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How do we think about the George Floyd murder? Show more Show less

On May 25 2020, George Floyd was suffocated to death by the police. Floyd had been arrested on suspicion of using a counterfeit $20 bill. In chilling footage that would go viral within 24 hours, officer Derek Chauvin knelt on his neck for more than 8 minutes ignoring Floyd's repeated pleas for him to move. The asphyxiation led to his cardiac arrest. Floyd's death has so far inspired protests across more than 75 US cities, calling for an end to police brutality and institutional racism. The responses to these riots have included state-wide curfews, the threat of military intervention, attacks on the media and civilian arrests. The situation has given rise to a complex debate with commentators arguing over what precisely it has exposed about contemporary America. So, who are these groups, what do they stand for, and why?

Leaders create nations: the murder exposes the ongoing American political crisis Show more Show less

This approach believes that political machinations are responsible for civil unrest and social stability. In this case, the response from political leadership has allowed the murder to grow into a national catastrophe.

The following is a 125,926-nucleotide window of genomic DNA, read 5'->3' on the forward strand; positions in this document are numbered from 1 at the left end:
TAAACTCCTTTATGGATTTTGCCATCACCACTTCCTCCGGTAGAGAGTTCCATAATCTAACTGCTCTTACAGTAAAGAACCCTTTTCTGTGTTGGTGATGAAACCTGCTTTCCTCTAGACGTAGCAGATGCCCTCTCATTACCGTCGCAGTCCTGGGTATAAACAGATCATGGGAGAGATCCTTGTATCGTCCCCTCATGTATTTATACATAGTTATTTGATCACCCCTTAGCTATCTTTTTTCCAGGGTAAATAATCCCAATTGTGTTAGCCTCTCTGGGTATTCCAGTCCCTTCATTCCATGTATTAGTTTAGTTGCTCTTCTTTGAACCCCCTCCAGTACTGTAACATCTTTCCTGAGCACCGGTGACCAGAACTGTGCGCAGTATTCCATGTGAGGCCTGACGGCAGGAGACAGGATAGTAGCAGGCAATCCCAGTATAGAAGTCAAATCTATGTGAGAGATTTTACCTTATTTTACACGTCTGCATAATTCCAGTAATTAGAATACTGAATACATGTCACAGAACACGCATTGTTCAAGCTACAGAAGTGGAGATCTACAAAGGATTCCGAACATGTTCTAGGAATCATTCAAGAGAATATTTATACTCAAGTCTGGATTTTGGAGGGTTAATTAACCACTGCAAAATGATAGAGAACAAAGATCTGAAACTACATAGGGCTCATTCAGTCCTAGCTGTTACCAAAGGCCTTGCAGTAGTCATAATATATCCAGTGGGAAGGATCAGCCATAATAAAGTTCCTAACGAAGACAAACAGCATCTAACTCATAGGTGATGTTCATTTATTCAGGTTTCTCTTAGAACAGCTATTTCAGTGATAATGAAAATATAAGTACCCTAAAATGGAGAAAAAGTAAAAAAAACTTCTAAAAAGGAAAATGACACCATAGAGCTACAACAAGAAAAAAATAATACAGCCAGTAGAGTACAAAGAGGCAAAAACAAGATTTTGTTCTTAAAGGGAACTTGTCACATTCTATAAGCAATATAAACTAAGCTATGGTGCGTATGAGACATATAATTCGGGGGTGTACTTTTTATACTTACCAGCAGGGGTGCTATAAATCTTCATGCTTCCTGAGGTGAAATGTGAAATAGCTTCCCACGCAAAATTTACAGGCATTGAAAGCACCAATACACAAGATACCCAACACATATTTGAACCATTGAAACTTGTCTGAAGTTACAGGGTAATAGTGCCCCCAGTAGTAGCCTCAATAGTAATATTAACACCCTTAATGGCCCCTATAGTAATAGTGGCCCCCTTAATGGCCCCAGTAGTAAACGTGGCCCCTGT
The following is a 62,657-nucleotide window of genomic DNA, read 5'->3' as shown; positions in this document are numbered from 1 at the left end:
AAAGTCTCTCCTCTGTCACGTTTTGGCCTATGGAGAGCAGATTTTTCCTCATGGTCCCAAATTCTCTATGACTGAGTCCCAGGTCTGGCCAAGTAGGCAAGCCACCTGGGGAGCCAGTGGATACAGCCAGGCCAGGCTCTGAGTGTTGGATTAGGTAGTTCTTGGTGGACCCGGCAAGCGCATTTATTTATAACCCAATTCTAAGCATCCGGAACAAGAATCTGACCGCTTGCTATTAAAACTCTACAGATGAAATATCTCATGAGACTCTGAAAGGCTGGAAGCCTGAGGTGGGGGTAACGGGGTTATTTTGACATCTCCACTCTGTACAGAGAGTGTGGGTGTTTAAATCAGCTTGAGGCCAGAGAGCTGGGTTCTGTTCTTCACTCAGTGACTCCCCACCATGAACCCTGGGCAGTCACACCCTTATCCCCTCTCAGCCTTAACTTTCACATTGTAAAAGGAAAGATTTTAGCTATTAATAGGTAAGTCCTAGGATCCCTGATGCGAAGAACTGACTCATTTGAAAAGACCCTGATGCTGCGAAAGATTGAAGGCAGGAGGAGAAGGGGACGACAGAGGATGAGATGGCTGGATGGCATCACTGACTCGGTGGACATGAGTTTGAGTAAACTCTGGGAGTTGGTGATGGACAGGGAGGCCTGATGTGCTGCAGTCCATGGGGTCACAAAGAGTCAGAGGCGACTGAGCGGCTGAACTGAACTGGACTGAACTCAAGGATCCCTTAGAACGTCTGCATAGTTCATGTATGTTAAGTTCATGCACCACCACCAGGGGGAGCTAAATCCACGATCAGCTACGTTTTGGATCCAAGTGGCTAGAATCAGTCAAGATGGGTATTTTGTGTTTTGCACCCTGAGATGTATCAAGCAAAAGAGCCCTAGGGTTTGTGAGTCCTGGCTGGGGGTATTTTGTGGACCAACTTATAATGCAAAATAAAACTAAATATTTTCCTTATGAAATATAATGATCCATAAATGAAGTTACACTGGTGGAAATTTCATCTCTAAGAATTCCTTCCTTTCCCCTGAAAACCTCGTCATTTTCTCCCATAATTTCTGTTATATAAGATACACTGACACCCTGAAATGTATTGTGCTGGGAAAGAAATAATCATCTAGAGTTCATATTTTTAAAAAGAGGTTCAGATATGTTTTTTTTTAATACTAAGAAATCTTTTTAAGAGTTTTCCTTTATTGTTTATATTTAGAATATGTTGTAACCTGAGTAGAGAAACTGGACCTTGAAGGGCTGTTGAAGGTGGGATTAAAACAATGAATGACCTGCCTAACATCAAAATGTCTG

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President Trump is weaponising the crisis for personal gain

Trump has made a series of unfounded claims, variously blaming the violence on Democrat officials, Antifa and former Vice President Joe Biden. He has also called out Democrat governors and mayors for being weak in the face of crisis, and refusing to crack down with more militaristic measures. In doing so, he is creating a false dichotomy between the 'weak left' and 'strong right'. Many see his response as political opportunism in the lead-up to the 2020 election. Proponents including CNN reporter Marshall Cohen and Guardian DC Bureau Chief David Smith.
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    This page was last edited on Tuesday, 2 Jun 2020 at 15:24 UTC